If your site generates hazardous waste, you will be subject to EPA’s Resource Conservation and Recovery Act (RCRA). RCRA imposes requirements for time limits, marks/labels, on-site storage, and ultimate disposal of your wastes, among other things.
But within those RCRA rules, there are some exclusions that could get you out of the definition of hazardous waste. Most of these exclusions are found at 40 CFR 261.4 (there are some others scattered in other parts of the regulations), but the benefit of these exclusions is that you are not subject to all those RCRA requirements we just mentioned. Nice!
But sometimes, when you get out of one set of rules, it drags you into a different set of rules
: in this case, OSHA’s Hazard Communication (HazCom) Standard.
Hazardous Wastes are Normally Excluded from HazCom
Under OSHA’s HazCom Standard (also known as the “Right-to-Understand” Standard), workers have the right to know what kind of “hazardous chemicals” they might be exposed to as they do their job. As such, companies are required to have labels on their chemical containers (typically a “GHS label”
) that include safety pictograms, hazard statements, and precautionary statements (as well as other elements). Companies are also required to have Safety Data Sheets (SDSs) for each of these chemicals.
Most RCRA “hazardous wastes” would also meet the definition of an OSHA “hazardous chemical.” What that means is these wastes would normally be required to have a GHS label on the container and an associated SDS. However, there is an exclusion specifically for hazardous wastes in the HazCom Standard:
“This section does not apply to: Any hazardous waste as such term is defined by the Solid Waste Disposal Act, as amended by the Resource Conservation and Recovery Act of 1976, as amended (42 U.S.C. 6901 et seq.), when subject to regulations issued under that Act by the Environmental Protection Agency;” [29 CFR 1910.1200(b)(6)(i)]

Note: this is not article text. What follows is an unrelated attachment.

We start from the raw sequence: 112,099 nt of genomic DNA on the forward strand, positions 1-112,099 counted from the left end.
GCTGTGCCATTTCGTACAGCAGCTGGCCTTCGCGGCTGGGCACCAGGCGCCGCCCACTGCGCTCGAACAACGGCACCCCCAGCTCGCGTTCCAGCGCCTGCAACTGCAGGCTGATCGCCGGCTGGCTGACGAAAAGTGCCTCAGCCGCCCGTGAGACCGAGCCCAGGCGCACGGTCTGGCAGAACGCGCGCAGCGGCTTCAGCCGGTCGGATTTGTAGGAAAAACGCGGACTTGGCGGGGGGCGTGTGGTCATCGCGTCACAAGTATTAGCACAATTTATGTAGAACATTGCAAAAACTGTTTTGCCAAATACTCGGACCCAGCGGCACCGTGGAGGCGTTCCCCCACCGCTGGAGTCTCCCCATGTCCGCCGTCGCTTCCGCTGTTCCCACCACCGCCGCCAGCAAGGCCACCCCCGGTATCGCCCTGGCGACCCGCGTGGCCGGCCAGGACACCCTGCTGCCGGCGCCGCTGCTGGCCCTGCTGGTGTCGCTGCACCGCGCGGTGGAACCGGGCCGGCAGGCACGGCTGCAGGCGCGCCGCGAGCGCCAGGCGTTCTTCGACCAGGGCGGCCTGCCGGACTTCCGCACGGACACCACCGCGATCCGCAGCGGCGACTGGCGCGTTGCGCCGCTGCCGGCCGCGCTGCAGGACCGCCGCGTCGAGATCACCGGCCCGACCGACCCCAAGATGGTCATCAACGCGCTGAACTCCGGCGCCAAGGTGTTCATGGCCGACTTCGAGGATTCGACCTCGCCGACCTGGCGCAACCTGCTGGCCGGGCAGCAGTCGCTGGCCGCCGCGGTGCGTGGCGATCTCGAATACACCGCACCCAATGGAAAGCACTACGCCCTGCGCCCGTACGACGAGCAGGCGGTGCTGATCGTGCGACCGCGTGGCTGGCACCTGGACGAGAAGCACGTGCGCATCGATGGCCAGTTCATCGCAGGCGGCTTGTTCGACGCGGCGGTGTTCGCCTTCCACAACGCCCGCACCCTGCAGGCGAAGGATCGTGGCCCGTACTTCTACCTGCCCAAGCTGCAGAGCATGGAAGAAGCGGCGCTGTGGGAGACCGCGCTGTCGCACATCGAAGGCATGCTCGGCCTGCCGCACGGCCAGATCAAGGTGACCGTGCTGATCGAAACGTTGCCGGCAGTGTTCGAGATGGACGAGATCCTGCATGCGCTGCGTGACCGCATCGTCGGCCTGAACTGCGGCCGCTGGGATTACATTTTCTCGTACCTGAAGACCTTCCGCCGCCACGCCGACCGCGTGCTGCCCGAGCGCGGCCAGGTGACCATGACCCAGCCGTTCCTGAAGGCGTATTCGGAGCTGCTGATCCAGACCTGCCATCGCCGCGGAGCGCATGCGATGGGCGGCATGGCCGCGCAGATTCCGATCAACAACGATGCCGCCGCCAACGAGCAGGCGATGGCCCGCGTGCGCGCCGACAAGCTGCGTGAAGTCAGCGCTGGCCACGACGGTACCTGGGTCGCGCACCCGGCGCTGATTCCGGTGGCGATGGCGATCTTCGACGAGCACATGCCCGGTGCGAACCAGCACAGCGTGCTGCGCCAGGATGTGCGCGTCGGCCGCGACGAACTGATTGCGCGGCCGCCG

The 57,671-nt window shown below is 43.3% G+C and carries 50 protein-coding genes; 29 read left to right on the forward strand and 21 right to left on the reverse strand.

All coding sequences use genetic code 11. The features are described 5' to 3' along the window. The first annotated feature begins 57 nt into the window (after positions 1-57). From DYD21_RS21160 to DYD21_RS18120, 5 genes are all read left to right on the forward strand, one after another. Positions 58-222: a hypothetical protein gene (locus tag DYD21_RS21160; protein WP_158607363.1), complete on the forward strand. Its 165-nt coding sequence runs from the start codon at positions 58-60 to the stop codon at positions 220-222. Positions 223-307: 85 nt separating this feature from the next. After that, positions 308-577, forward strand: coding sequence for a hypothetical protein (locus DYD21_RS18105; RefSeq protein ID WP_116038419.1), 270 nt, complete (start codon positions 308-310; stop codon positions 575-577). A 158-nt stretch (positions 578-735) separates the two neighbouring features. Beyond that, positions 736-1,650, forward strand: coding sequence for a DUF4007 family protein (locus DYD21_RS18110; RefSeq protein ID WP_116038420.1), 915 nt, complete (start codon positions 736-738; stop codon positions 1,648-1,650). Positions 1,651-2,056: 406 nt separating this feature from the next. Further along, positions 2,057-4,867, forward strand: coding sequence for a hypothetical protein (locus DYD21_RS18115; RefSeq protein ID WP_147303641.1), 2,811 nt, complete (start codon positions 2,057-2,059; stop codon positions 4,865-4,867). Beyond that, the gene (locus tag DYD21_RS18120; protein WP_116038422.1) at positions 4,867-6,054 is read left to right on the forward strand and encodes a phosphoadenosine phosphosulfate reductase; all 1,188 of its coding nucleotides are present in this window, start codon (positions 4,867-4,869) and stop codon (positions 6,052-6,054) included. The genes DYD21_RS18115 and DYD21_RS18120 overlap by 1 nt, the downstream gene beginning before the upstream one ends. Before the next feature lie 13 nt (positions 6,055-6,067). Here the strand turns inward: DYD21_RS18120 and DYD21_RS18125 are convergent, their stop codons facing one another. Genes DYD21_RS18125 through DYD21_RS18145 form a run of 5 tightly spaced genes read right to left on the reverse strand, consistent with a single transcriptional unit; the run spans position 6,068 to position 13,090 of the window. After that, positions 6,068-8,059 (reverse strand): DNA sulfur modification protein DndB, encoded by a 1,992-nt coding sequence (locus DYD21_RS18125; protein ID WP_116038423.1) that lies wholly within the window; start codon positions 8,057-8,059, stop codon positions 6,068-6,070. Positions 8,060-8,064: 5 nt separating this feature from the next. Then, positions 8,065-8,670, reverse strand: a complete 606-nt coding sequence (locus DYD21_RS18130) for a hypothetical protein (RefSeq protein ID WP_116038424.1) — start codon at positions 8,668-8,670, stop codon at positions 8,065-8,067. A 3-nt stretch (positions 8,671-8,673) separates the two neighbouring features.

So if you are managing your hazardous waste under RCRA, OSHA says “follow those marking/labeling rules instead of ours.” But the key is that the waste is only excluded from HazCom if you are actually following the RCRA rules.
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Excluded Wastes Typically Get Pulled Back Into HazCom
As we mentioned earlier, there are some exclusions under RCRA that can get you out of the hazardous waste rules. If you take advantage of one of those exclusions, you are now not
subject to hazardous waste regulations. However, because you are no longer managing the waste under RCRA, you will not be able to take advantage of the HazCom exclusion. You will need GHS labels (or other acceptable hazard communications) and Safety Data Sheets for those excluded wastes.
To be clear, an excluded waste is only subject to HazCom if it meets the definition of a “hazardous chemical.” Some excluded wastes will be a hazardous chemical while some will not.
Here are two examples of excluded wastes: one that would be a “hazardous chemical” and one that would not.
At 40 CFR 261.4(a)(23), there is an exclusion for hazardous wastes that are “generated and reclaimed under the control of the generator.” So if you had something like spent acetone that you used to clean some machinery, that was distilled on your own site with your own distillation unit, and you met all the conditions of the exclusion at (a)(23), that would not longer be considered hazardous waste (in fact, it’s not even “solid waste”). But since that spent acetone is flammable, it would be a “hazardous chemical” under OSHA and that container would now need a GHS label and an SDS.
At 40 CFR 261.4(a)(13), there is an exclusion for recycled scrap metal. If you were to send your scrap metal off to a metal recycler, that scrap metal is now excluded from being a hazardous waste (as well as a “solid waste”). That scrap metal is also not
going to meet OSHA’s definition of a hazardous chemical. So for this scenario, the scrap metal is subject to neither RCRA nor HazCom.
As you can see, whenever you deal with “hazardous” things, regulations can get complicated when different regulatory agencies are involved.
RCRA Training to Manage Your Site's Hazardous Waste
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